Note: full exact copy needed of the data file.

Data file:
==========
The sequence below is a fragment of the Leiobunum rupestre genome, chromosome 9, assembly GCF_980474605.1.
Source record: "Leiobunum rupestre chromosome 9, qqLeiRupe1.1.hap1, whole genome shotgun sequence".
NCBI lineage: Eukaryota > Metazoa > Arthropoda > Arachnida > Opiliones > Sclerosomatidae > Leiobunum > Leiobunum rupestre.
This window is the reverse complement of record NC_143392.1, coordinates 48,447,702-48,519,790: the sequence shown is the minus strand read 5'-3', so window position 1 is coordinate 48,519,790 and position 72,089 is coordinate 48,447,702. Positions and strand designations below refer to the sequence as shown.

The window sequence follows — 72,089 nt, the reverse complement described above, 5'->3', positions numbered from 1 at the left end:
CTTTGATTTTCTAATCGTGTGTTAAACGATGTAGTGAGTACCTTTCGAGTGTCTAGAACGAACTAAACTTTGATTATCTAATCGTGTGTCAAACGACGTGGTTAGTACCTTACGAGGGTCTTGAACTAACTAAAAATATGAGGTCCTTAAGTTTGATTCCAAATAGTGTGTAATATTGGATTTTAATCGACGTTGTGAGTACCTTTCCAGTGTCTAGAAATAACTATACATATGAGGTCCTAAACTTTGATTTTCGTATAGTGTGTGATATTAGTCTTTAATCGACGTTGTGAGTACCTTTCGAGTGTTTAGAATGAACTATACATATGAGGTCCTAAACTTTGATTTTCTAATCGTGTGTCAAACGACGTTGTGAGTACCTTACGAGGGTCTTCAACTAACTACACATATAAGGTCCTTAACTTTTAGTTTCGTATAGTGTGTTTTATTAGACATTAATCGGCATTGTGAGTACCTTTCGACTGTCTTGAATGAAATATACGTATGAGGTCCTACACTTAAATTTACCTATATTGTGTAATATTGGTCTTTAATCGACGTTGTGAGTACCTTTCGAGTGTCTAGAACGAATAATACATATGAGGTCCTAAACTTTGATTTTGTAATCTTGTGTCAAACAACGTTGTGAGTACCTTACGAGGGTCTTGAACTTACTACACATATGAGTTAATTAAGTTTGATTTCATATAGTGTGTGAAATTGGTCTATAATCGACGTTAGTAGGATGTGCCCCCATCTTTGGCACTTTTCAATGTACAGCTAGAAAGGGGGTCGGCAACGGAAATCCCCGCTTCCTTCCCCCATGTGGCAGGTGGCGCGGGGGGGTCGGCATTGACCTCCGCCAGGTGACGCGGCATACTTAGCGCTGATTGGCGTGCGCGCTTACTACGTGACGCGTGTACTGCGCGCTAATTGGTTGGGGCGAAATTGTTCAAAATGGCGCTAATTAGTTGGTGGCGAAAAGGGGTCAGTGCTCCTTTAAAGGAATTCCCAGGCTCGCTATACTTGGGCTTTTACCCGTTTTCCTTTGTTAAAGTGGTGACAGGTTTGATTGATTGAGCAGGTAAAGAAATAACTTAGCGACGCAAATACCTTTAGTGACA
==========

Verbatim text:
The sequence below is a fragment of the Leiobunum rupestre genome, chromosome 9, assembly GCF_980474605.1.
Source record: "Leiobunum rupestre chromosome 9, qqLeiRupe1.1.hap1, whole genome shotgun sequence".
NCBI lineage: Eukaryota > Metazoa > Arthropoda > Arachnida > Opiliones > Sclerosomatidae > Leiobunum > Leiobunum rupestre.
This window is the reverse complement of record NC_143392.1, coordinates 48,447,702-48,519,790: the sequence shown is the minus strand read 5'-3', so window position 1 is coordinate 48,519,790 and position 72,089 is coordinate 48,447,702. Positions and strand designations below refer to the sequence as shown.

The window sequence follows — 72,089 nt, the reverse complement described above, 5'->3', positions numbered from 1 at the left end:
CTTTGATTTTCTAATCGTGTGTTAAACGATGTAGTGAGTACCTTTCGAGTGTCTAGAACGAACTAAACTTTGATTATCTAATCGTGTGTCAAACGACGTGGTTAGTACCTTACGAGGGTCTTGAACTAACTAAAAATATGAGGTCCTTAAGTTTGATTCCAAATAGTGTGTAATATTGGATTTTAATCGACGTTGTGAGTACCTTTCCAGTGTCTAGAAATAACTATACATATGAGGTCCTAAACTTTGATTTTCGTATAGTGTGTGATATTAGTCTTTAATCGACGTTGTGAGTACCTTTCGAGTGTTTAGAATGAACTATACATATGAGGTCCTAAACTTTGATTTTCTAATCGTGTGTCAAACGACGTTGTGAGTACCTTACGAGGGTCTTCAACTAACTACACATATAAGGTCCTTAACTTTTAGTTTCGTATAGTGTGTTTTATTAGACATTAATCGGCATTGTGAGTACCTTTCGACTGTCTTGAATGAAATATACGTATGAGGTCCTACACTTAAATTTACCTATATTGTGTAATATTGGTCTTTAATCGACGTTGTGAGTACCTTTCGAGTGTCTAGAACGAATAATACATATGAGGTCCTAAACTTTGATTTTGTAATCTTGTGTCAAACAACGTTGTGAGTACCTTACGAGGGTCTTGAACTTACTACACATATGAGTTAATTAAGTTTGATTTCATATAGTGTGTGAAATTGGTCTATAATCGACGTTAGTAGGATGTGCCCCCATCTTTGGCACTTTTCAATGTACAGCTAGAAAGGGGGTCGGCAACGGAAATCCCCGCTTCCTTCCCCCATGTGGCAGGTGGCGCGGGGGGGTCGGCATTGACCTCCGCCAGGTGACGCGGCATACTTAGCGCTGATTGGCGTGCGCGCTTACTACGTGACGCGTGTACTGCGCGCTAATTGGTTGGGGCGAAATTGTTCAAAATGGCGCTAATTAGTTGGTGGCGAAAAGGGGTCAGTGCTCCTTTAAAGGAATTCCCAGGCTCGCTATACTTGGGCTTTTACCCGTTTTCCTTTGTTAAAGTGGTGACAGGTTTGATTGATTGAGCAGGTAAAGAAATAACTTAGCGACGCAAATACCTTTAGTGACA